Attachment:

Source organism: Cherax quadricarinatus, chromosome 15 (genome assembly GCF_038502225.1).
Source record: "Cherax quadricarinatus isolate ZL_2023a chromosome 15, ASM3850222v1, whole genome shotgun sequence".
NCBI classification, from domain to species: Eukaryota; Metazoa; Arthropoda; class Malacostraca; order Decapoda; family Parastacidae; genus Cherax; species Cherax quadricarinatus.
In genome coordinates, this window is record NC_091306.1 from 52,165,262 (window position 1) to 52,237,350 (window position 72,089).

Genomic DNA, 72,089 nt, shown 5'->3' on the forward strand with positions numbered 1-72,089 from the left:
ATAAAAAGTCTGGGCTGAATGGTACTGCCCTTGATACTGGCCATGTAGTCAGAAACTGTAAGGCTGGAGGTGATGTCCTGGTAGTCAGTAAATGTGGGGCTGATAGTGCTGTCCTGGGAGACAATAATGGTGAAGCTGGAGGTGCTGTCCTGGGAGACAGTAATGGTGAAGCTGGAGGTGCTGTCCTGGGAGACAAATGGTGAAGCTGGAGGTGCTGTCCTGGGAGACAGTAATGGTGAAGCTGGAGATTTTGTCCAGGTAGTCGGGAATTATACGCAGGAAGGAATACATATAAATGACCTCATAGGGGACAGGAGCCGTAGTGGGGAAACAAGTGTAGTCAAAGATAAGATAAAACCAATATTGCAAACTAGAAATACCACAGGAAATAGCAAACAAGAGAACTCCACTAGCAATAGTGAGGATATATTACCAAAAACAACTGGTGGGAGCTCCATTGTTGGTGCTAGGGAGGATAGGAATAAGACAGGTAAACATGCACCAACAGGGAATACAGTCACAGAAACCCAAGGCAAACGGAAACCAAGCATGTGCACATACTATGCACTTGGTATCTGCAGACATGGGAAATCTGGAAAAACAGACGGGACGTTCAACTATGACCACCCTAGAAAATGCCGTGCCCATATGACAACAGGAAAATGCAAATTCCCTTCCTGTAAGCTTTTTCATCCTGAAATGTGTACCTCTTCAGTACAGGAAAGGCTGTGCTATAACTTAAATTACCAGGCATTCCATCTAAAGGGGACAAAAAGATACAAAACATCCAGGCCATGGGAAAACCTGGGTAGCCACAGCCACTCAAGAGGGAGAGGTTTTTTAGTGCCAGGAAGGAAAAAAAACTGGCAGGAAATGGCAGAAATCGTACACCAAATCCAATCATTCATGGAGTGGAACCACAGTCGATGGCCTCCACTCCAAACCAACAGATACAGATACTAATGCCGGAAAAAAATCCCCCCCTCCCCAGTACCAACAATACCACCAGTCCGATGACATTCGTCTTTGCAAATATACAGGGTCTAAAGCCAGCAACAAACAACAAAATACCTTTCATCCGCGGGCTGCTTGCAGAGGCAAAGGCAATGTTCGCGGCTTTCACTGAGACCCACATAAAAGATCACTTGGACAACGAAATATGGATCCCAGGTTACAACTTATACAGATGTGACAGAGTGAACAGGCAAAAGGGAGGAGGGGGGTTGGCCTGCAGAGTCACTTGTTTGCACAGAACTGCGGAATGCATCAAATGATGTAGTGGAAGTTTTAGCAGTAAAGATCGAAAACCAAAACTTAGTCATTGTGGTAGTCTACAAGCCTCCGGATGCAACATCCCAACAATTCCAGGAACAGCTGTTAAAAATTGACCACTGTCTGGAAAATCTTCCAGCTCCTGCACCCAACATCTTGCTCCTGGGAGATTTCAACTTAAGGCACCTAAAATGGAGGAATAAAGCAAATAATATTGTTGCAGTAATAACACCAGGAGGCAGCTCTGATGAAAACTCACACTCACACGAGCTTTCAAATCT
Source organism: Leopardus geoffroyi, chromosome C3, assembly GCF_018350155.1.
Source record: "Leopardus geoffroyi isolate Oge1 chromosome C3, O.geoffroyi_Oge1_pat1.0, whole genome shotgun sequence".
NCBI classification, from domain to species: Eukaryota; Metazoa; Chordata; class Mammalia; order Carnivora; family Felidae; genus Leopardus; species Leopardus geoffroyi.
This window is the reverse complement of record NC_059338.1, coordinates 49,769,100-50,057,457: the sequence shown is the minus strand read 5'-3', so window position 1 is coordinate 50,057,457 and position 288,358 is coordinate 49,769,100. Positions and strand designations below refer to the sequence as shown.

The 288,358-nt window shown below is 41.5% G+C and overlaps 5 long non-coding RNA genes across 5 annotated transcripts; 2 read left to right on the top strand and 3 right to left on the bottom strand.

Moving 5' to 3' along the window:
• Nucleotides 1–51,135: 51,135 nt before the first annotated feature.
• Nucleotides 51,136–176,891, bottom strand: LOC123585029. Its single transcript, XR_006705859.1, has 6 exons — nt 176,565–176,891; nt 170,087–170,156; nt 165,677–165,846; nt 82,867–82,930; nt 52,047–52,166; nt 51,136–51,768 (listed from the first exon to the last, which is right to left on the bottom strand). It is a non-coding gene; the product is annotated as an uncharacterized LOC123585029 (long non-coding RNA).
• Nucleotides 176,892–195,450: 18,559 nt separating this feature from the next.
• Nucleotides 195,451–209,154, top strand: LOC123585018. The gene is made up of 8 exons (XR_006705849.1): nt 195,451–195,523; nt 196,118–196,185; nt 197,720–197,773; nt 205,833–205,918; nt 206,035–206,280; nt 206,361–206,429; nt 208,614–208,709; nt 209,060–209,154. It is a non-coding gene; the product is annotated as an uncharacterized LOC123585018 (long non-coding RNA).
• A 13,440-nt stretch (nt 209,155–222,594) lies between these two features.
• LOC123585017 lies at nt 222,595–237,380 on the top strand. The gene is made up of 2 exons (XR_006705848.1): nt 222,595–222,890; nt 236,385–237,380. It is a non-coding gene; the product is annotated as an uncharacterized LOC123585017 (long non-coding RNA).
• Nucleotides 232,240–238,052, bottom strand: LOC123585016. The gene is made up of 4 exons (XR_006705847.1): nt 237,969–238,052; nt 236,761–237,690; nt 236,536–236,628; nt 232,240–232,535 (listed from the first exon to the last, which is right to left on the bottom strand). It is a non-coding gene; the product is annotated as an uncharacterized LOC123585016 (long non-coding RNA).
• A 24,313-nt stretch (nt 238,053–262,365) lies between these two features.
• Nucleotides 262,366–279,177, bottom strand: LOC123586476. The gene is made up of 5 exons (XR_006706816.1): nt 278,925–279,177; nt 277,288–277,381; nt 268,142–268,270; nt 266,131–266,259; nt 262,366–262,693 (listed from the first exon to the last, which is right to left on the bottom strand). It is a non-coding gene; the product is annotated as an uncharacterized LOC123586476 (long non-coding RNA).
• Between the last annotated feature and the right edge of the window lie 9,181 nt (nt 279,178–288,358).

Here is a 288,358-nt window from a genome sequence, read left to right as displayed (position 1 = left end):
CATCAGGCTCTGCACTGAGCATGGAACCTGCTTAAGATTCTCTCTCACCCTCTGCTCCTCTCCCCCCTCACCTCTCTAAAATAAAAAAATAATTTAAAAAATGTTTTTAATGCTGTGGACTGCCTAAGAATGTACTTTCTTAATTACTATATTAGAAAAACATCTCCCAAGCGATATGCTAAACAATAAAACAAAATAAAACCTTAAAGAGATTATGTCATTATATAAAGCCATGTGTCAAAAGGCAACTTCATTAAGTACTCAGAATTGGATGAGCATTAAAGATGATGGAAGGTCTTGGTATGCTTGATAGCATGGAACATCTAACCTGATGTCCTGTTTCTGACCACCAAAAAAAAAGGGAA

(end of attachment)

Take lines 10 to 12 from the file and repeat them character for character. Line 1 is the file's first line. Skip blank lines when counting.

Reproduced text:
This window is the reverse complement of record NC_059338.1, coordinates 49,769,100-50,057,457: the sequence shown is the minus strand read 5'-3', so window position 1 is coordinate 50,057,457 and position 288,358 is coordinate 49,769,100. Positions and strand designations below refer to the sequence as shown.

The 288,358-nt window shown below is 41.5% G+C and overlaps 5 long non-coding RNA genes across 5 annotated transcripts; 2 read left to right on the top strand and 3 right to left on the bottom strand.

Moving 5' to 3' along the window: